Bad Idea: The New Orleans Hornets Trading Chris Paul

| by Hoops Addict

By Nick Peruffo

For approximately 24 hours earlier this week, the future of the New Orleans Hornets was looking the brightest it had been since their 2008 run to the conference semifinals.

In addition to new head coach Monty Williams, whose impressive player-development resume from Portland figures to benefit the Hornets crop of young, unpolished talents, new general manager Dell Demps seems to be a natural fit for the small-market Hornets. The R.C Buford understudy presumably understands the nuts-and-bolts of building a championship-caliber ball club in a city that is neither a major free agent destination nor a generator of big-market revenue.

The rapport between Williams and Demps from their playing days together in San Antonio suggests a certain level of cohesion philosophically between the two that certainly did not exist under the Bower-Scott regime.

Earlier this week their plan seemed clear: surround the superstar by scouting and developing players better than anyone else in the league.

All this, however, changed Thursday morning as New Orleans awoke to the news that Chris Paul was asking to be shipped out of town, citing his belief that the Hornets were not fully committed to winning.

While the staled ownership transfer is a legitimate cause for concern, Paul knows that the Hornets’ hands are tied until next offseason when Peja Stojakovic’s contract comes off the books. The Hornets also don’t have the assets for an impact sign-and-trade and forcing a bad deal to try to appease Paul a la Danny Ferry in Cleveland only hurts the franchise long-term.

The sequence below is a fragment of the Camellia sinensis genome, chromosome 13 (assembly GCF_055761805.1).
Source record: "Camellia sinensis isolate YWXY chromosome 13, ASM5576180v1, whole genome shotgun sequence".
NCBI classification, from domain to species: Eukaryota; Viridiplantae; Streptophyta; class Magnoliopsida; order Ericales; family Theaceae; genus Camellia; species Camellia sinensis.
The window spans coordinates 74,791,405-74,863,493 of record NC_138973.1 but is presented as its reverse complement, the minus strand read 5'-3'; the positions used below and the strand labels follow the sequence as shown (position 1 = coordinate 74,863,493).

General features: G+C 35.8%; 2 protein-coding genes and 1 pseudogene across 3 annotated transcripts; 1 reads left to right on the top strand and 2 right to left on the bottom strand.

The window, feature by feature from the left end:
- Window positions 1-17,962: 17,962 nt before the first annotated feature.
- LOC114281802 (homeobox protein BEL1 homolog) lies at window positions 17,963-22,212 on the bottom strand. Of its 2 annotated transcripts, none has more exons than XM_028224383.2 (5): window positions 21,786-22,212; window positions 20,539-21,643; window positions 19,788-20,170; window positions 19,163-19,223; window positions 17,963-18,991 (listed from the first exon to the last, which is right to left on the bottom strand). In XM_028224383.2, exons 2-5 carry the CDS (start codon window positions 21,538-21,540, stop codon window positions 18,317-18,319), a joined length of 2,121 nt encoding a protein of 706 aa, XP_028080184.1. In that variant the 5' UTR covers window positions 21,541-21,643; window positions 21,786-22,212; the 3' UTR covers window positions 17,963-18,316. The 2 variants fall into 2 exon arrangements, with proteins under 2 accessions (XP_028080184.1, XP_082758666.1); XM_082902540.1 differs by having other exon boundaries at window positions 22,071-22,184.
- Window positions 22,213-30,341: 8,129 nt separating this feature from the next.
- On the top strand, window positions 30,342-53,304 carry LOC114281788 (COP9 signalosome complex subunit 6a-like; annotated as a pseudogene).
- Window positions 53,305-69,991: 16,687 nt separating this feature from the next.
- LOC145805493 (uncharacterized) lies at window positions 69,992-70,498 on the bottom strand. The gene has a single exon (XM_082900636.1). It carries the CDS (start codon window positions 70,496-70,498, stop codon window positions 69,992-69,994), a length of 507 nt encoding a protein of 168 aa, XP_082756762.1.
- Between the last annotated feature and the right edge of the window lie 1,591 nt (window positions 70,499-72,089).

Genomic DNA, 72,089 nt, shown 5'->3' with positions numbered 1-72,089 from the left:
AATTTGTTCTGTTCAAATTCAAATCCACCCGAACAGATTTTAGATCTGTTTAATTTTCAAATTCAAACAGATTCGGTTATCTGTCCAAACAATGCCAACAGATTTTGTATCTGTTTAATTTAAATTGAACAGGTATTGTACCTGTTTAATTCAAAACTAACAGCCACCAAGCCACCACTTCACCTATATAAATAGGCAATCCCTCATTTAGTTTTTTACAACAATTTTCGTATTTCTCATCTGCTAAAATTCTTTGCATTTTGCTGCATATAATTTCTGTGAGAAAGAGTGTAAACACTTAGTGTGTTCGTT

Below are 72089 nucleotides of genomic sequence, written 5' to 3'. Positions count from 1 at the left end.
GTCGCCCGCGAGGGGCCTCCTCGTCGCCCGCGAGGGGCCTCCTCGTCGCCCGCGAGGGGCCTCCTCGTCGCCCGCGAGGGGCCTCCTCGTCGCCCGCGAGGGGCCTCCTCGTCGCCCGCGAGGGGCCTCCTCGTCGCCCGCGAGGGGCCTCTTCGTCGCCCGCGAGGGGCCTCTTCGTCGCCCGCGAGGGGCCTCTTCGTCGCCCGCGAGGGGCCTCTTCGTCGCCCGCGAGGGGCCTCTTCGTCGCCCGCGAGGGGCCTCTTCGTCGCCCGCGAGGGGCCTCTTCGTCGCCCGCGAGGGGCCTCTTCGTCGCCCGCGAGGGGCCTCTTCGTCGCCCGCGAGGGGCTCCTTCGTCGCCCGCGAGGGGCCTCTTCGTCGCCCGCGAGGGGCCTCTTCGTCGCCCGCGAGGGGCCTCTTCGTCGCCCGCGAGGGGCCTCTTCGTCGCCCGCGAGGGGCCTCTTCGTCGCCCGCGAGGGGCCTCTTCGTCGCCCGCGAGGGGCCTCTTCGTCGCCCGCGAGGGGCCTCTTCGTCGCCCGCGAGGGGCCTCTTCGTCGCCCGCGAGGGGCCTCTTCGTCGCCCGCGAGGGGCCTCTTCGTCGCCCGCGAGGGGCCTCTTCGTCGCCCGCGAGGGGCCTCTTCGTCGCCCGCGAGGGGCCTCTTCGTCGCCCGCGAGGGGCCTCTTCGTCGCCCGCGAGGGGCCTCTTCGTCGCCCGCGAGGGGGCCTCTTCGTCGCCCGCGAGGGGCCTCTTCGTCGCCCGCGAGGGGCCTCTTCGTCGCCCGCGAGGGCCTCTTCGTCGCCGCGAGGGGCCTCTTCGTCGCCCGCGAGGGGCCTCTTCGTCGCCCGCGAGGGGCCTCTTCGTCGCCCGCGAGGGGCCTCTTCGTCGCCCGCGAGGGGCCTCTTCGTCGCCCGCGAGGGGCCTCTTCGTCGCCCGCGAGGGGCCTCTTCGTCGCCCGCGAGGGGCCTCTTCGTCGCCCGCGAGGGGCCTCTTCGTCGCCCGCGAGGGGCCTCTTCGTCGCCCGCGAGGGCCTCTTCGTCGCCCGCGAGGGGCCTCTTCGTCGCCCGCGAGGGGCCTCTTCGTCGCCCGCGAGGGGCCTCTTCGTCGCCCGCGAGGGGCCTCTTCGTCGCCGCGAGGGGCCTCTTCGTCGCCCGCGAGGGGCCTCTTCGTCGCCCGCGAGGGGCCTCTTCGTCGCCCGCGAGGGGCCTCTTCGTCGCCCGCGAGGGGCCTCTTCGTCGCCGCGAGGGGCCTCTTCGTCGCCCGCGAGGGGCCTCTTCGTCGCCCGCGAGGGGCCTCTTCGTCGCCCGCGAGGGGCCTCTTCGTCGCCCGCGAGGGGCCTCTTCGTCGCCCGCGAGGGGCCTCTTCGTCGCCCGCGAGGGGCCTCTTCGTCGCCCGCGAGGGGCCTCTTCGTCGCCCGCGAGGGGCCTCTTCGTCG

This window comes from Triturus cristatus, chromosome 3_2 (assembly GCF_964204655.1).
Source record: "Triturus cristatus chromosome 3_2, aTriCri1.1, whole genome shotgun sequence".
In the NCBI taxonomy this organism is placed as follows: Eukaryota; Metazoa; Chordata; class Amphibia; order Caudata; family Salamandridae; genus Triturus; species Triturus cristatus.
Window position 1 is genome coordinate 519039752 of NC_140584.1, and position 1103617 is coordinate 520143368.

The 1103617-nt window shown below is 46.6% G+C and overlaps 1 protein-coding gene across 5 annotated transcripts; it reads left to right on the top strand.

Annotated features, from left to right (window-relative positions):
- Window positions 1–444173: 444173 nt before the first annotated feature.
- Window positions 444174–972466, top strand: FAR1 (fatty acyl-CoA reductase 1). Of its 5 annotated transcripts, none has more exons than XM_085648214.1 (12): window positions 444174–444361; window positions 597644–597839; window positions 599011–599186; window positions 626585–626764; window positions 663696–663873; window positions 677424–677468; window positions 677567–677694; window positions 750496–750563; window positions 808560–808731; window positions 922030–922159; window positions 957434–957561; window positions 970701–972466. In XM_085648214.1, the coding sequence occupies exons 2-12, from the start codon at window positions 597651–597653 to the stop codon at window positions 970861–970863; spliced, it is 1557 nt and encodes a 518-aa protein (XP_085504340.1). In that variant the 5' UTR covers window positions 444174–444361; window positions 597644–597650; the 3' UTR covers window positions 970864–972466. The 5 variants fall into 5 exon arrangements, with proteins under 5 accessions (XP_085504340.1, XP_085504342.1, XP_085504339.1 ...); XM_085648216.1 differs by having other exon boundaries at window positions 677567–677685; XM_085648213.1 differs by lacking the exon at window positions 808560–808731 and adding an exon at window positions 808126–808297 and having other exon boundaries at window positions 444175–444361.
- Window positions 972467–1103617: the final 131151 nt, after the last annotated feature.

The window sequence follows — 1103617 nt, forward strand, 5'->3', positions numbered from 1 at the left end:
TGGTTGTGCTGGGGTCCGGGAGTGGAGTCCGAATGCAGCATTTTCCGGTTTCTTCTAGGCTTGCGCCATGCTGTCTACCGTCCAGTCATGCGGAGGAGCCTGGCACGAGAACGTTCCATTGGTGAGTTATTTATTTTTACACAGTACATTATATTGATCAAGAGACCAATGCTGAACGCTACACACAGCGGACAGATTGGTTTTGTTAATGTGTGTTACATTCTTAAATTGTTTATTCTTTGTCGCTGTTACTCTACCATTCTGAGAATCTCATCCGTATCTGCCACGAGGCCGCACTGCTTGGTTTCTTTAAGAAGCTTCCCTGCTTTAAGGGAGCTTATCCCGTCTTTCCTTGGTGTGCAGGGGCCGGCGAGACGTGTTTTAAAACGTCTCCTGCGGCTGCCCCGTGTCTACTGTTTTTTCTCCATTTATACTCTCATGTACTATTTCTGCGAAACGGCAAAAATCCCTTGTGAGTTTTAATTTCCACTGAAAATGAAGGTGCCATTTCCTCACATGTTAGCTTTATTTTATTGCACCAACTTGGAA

If Paul was a good soldier for another year, the Hornets would have the cap space next season to add an top-tier free agent (cough, Carmelo Anthony, cough), especially considering the cachet that Paul carries around the league.

Besides, a trade to New York would still leave Paul a year away from legitimately competing for a championship, and even then any potential Paul-Stoudemire-Anthony trio would still have to get through the juggernaut on South Beach.

Now, the Hornets could be faced with a repeat of the Baron Davis debacle that nearly destroyed the team in 2005. There are very few things that can destroy a young, developing ball club as quickly as a veteran superstar developing a toxic attitude. At this point, the best Hornets fans can hope for is a repeat of the pre-Pau Gasol sulking that Kobe Bryant put the Lakers through.

Paul has no real leverage because he is under contract for two more seasons, and its hard to imagine a competitor of Paul’s caliber wasting two seasons of his prime because he couldn’t force a trade. Demps is smart enough to realize that it is impossible to get equal value for an elite superstar. The obvious example of this is the Minnesota Timberwolves after shipping Kevin Garnett to Boston. They received as generous a package of young talent a draft picks as one could realistically hope for and haven’t sniffed contention ever sense.

The white elephant in the room here is that, even with Chris Paul, the Hornets struggle for relevancy in their small, football-centric market. By trading Paul, they run the risk of alienating their fragile fan base beyond repair. Without a marquee name like Chris Paul to draw people to the arena, there are simply too many other things to do and not enough people to support a bad NBA franchise for 82 games. Even with the young, positive energy of Williams and Demps, there is simply no way to sell this city on the other players they currently have on their roster.

Ultimately, a trade doesn’t seem to make much sense for either Chris Paul or the New Orleans Hornets. If Paul gets his wish and joins forces with another group of Super-Best-Friends, he could potentially be remembered for killing basketball in New Orleans with no guarantee of championship hardware to show for it. For the Hornets, holding on to Chris Paul for the remainder of his contract not only demonstrates an actual commitment to winning, but actually has an extremely legitimate chance of producing results (especially if Darren Collison and Marcus Thornton continue to develop under Williams).

If it doesn’t work out and Paul walks in two years, both he and the organization will be credited with not giving up, and even though the Hornets will suffer through a terrible season like New Jersey in 2009, they will at least escape the limbo of NBA mediocrity have a chance at a franchise-changing draft pick.